The lost 1984 follow-up to ‘Kakashi’ and ‘Utakata No Hibi’ will be released on NYC label Palto Flats.
Japanese experimental saxophonist, producer, and composer Yasuaki Shimizu needs no introduction here. His previously cult classic and now more-or-less widely known albums Kakashi and Utakata No Hibi were played constantly at the In Sheep’s Clothing listening bar and remain in steady rotation today. Some incredible news arrived recently from our friends at Palto Flats of a previously unreleased Yasuaki Shimizu album from this same creative period… A “lost key chapter” in Shimizu’s discography, Kiren explores experimental dance music and bridges the gap between his early 80s recordings and his later work with the Saxophonettes.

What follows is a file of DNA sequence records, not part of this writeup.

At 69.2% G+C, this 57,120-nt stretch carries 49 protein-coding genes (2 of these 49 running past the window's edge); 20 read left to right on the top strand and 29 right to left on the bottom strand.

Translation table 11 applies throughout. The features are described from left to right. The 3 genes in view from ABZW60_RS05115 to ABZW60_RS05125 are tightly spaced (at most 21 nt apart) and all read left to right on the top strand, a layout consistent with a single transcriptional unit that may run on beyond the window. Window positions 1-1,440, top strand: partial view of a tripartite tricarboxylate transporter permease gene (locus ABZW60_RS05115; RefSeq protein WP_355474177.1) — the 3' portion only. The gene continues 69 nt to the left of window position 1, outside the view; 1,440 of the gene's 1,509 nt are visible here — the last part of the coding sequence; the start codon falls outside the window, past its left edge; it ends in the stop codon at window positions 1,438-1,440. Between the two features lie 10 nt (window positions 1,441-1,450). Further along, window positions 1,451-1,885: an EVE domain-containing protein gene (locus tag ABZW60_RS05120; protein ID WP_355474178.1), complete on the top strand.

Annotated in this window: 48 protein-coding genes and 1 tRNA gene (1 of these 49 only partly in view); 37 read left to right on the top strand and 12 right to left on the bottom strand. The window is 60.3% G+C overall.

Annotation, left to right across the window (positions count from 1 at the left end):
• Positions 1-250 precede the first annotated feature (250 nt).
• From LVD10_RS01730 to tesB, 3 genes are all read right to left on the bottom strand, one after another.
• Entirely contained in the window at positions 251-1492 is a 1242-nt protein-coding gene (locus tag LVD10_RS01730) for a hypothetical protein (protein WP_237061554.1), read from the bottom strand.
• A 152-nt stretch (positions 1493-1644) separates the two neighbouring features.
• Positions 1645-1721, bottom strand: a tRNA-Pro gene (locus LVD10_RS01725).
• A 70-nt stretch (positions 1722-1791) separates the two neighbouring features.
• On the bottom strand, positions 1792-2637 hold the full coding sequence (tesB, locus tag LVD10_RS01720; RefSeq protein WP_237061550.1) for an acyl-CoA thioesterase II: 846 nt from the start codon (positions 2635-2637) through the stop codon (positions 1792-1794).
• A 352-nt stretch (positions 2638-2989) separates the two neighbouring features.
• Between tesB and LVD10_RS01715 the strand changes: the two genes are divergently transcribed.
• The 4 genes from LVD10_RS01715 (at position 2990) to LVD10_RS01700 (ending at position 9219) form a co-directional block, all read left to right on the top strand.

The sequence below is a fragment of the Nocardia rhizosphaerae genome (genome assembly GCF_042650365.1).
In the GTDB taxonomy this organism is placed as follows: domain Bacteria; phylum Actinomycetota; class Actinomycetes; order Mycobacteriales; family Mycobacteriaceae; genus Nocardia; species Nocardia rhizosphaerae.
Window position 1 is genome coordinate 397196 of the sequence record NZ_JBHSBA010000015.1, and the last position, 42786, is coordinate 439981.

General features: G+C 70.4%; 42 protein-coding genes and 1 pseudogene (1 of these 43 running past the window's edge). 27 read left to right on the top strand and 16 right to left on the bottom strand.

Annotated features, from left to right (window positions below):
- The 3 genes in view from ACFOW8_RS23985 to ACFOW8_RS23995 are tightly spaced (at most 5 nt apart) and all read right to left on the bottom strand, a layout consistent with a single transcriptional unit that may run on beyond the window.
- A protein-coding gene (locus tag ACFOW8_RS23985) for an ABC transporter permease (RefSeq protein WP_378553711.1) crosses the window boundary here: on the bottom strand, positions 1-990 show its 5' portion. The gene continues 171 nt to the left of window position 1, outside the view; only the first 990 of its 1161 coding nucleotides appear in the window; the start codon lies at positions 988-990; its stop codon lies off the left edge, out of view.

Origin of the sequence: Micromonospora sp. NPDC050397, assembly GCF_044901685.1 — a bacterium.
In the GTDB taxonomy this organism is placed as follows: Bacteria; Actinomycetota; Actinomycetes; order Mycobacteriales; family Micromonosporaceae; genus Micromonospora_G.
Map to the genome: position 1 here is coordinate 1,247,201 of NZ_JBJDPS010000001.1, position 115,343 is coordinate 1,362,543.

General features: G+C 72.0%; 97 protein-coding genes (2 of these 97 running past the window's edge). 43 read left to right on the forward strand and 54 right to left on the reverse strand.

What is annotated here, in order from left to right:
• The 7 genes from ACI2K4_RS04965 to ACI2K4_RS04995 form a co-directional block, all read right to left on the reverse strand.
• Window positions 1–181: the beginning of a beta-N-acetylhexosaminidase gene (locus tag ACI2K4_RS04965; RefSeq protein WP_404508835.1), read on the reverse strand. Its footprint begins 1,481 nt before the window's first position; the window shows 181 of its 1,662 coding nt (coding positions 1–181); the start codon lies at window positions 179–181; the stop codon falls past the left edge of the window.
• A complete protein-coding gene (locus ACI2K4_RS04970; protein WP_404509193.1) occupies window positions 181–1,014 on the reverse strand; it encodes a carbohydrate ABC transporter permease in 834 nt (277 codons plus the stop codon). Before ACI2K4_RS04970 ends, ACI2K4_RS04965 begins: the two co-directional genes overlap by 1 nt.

It’s a bit proto-techno, wonderfully traditional, vaguely new-wave, and fully lush with Shimizu’s horn and sampled instruments! Listen to a few tracks below:
Chee Shimizu (no relation) writes in the liner notes: “Latin and Kiren were recorded in the same studio at almost the same time, but neither were projects for a record label. Instead, they were born out of a free environment of collaboration that existed between Shimizu and his great collaborator, the late producer Aki Ikuta. Latin itself would not see the light of day until 1991, but both of these albums may be his most energetic works, just before Shimizu further pursued the conviction he displayed on Kakashi and Utakata no Hibi and moved to another stage. What do I mean by “conviction”? Shimizu’s own words might help explain it: “At that time, I could recognize that all of the various scattered elements I had been interested in since I was a child were collecting together inside of me, and becoming a single organic material.”